"Brownie points" is a term that is often used to identify favor that is earned as the result of taking certain actions that others find appealing or helpful. There are several possible origins for this particular idiomatic expression, with some focused on incentives once offered to shoppers and others focused on the internal workings of organizations for young girls. Over time, brownie points have come to mean any type of favor that is garnered as the result of doing something that another person finds appealing.
One of the more popular origins claimed for brownie points has to do with trading stamps. After World War II, many retailers began to offer stamps that could be collected and redeemed for merchandise once enough of the stamps had been accumulated. In some nations, those stamps were brown in color, while others were green or yellow. Each stamp represented a certain number of points that in turn were correlated with currency, effectively meaning that having a sufficient number of stamps was like having enough currency to buy certain products.
A different origin for the term brownie points is associated with the efforts of Dr. Gregory G. Brown to develop a functioning system of bestowing merits and demerits on railroad workers during the latter part of the 19th century. Within a few years, the workers began to refer to the merits accumulated as brownie points. Over time, the term came to be a popular means of referring to any type of reward that is bestowed for desirable behavior.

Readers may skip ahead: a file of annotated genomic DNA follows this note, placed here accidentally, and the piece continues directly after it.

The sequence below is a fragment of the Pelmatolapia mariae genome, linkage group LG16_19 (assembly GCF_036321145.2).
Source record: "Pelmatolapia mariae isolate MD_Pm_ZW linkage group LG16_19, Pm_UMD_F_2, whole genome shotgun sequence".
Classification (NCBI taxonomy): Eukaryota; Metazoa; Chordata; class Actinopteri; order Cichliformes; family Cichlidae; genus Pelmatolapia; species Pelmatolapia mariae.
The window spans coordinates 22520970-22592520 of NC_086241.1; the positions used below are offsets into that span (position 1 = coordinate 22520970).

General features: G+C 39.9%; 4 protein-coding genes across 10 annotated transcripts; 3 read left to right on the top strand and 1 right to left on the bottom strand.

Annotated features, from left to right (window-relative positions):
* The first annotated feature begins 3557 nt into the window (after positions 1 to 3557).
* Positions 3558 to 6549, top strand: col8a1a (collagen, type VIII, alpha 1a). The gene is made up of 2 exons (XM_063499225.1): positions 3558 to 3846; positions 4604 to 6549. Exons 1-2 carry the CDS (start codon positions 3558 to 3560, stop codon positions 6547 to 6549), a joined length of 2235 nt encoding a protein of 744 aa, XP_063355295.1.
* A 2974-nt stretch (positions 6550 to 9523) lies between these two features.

There is even one purported origin for brownie points that has to do with the Girls Scouts. Within that organization, it was one common to award merit badges for mastering certain skills or performing certain good deeds. The badges were considered points that provided some insight into the position of the member within the Brownie Girl Scouts, leading to the badges as being outward signs of the accumulation of brownie points.
Whatever the true origin of the term, "brownie points" has come to mean earning favor in the eyes of another. Romantic partners earn points when doing something that pleases their partners. Employees also receive this type of recognition when performing exemplary work for employers. Even children may earn points with parents for getting homework done without prodding, cleaning their rooms, and in general following household rules. Typically, the accumulation of these points leads to receiving something that is considered desirable, such as a special treat, a pay raise, or the right to use the family car for a date.